General Directions And Rules For Making And Mixing Cakes | Homemade | Kosher Diet Food Recipe
GENERAL DIRECTIONS FOR MAKING CAKES
Use only the best material in making cake.
Gather together all ingredients and utensils that are required. If tins are to be greased, do so the first thing; some cakes require greased or buttered paper, if so, have paper cut the size that is needed and butter the paper.
All measurements are level. See "Measurement of Food Materials".
Use pastry flour. Sift flour twice at least and measure after sifting.
Measure or weigh the sugar, butter, milk and flour. In measuring butter always pack the cup so as to be sure to get the proper quantity. Use the half-pint measuring cup.
If fruit is to be used, wash and dry it the day before it is needed. Dust with flour just before using, and mix with the hand till each piece is powdered so that all will mix evenly with the dough instead of sinking to the bottom.
A few necessary implements for good cake making are a pair of scales, a wooden spoon, two wire egg-whips, one for the yolks and the other for the whites of eggs.
A ten-inch mixing-bowl, and two smaller bowls.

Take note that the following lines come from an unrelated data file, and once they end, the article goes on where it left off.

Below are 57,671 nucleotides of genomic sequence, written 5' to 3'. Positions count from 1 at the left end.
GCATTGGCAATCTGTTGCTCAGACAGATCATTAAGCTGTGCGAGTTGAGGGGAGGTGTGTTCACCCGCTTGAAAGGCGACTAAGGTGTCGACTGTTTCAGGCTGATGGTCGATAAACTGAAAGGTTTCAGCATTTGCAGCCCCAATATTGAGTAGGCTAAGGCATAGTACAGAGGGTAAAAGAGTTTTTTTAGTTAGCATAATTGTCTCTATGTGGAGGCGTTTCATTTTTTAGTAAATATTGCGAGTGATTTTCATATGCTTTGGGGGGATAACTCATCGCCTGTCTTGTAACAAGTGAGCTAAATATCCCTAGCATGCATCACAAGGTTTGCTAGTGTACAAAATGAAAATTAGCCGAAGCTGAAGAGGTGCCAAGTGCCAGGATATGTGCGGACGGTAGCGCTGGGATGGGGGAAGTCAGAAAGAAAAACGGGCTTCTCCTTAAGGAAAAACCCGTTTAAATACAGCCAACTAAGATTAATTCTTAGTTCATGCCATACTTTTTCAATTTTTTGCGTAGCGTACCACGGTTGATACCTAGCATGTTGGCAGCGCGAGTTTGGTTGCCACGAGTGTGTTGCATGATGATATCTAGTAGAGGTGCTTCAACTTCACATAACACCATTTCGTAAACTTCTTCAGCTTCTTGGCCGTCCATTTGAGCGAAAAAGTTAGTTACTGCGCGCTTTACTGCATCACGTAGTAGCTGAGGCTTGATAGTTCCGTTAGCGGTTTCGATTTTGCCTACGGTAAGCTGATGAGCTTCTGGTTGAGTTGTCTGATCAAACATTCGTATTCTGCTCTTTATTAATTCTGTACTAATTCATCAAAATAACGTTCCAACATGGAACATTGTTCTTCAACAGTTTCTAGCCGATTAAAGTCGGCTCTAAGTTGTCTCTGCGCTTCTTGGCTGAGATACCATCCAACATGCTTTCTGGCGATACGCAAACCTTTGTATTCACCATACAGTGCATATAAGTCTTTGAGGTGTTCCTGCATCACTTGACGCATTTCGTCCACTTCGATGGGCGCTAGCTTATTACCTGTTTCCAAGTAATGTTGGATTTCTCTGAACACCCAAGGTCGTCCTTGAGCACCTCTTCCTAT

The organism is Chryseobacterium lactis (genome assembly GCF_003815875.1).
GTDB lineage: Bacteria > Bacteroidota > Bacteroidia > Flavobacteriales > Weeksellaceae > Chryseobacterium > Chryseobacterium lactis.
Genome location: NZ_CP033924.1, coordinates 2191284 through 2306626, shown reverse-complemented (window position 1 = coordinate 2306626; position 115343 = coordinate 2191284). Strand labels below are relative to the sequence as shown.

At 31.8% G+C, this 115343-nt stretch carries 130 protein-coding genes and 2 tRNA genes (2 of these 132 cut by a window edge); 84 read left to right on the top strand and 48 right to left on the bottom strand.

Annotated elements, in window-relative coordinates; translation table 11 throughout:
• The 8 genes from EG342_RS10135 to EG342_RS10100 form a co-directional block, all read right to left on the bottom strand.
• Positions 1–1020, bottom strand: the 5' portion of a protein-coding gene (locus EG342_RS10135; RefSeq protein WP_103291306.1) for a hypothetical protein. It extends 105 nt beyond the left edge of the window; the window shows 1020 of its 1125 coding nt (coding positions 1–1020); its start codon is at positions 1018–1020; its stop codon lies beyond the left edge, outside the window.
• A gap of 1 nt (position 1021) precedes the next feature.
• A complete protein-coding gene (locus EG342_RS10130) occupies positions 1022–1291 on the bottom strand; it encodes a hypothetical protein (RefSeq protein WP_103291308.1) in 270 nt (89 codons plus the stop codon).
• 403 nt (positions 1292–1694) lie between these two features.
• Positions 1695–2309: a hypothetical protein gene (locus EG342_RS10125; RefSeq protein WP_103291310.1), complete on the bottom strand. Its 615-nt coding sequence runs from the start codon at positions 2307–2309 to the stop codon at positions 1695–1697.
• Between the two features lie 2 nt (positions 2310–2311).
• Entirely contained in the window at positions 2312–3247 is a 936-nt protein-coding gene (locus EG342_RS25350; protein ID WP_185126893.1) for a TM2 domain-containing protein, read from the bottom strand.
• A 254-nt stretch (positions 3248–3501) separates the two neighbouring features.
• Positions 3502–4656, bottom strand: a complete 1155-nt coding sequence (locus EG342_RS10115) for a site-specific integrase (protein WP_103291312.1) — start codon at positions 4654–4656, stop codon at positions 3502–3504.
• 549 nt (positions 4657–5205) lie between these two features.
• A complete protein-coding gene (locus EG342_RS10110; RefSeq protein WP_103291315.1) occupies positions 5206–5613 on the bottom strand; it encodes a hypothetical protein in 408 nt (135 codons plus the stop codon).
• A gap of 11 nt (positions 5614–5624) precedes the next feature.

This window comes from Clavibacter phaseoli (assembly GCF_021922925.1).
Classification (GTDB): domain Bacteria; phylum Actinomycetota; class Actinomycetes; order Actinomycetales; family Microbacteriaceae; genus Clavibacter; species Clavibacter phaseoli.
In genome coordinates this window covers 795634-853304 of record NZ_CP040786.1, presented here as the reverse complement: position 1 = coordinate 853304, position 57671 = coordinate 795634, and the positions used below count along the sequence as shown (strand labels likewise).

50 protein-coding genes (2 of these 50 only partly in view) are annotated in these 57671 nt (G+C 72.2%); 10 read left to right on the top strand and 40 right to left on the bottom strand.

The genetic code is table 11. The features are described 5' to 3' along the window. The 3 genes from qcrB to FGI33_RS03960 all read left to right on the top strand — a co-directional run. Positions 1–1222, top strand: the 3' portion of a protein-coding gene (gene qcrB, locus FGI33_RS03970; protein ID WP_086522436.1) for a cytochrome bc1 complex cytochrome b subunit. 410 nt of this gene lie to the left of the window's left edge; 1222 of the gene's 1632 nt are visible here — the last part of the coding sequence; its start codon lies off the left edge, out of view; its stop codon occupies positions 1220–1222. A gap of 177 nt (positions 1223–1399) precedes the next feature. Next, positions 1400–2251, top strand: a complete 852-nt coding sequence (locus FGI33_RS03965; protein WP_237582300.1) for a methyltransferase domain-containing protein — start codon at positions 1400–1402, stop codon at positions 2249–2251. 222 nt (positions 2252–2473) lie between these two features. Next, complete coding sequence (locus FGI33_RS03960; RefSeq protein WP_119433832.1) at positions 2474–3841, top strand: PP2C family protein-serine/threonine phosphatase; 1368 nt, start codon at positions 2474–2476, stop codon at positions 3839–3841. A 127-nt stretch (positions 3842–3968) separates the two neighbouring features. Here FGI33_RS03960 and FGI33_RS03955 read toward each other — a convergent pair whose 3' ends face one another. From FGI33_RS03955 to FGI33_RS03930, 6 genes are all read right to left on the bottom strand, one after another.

Two spatula or leveling knives.
A set of aluminum spoons of standard sizes.
For convenience, cakes are divided into two classes: Those containing butter or a butter substitute and cake containing no shortening.
The rules for mixing cakes with butter are:
Break the eggs, dropping each in a saucer or cup. If the whites and yolks are to be used separately divide them as you break the eggs and beat both well before using; the yolks until light and the whites to a stiff froth, so stiff that you can turn the dish upside down and the eggs will adhere to the dish.
Rub the butter to a cream which should be done with a wooden spoon in a deep bowl, add the sugar gradually. In winter set the bowl over hot water for a few minutes as the butter will then cream more easily. Add the yolks or the whole eggs, one at a time, to creamed butter and sugar. Sift the baking-powder with the last cup of flour, add flour and milk alternately until both are beaten thoroughly into the mixture, add beaten whites of eggs last to the dough and then set in the oven immediately.
Sponge cakes and cakes that do not contain butter and milk must never be stirred, but the ingredients beaten in, being careful to beat with an upward stroke. Separate the yolks of the eggs from the whites, and beat the yolks with an egg-beater until they are thick and lemon-colored. Then add the sugar, a little at a time, beating constantly. Now beat the whites until they are stiff and dry; add them; the flour should be added last and folded lightly through. Every stroke of the spoon after flour is added tends to toughen the batter. Bake at once. All sponge cakes and torten should be baked in ungreased molds.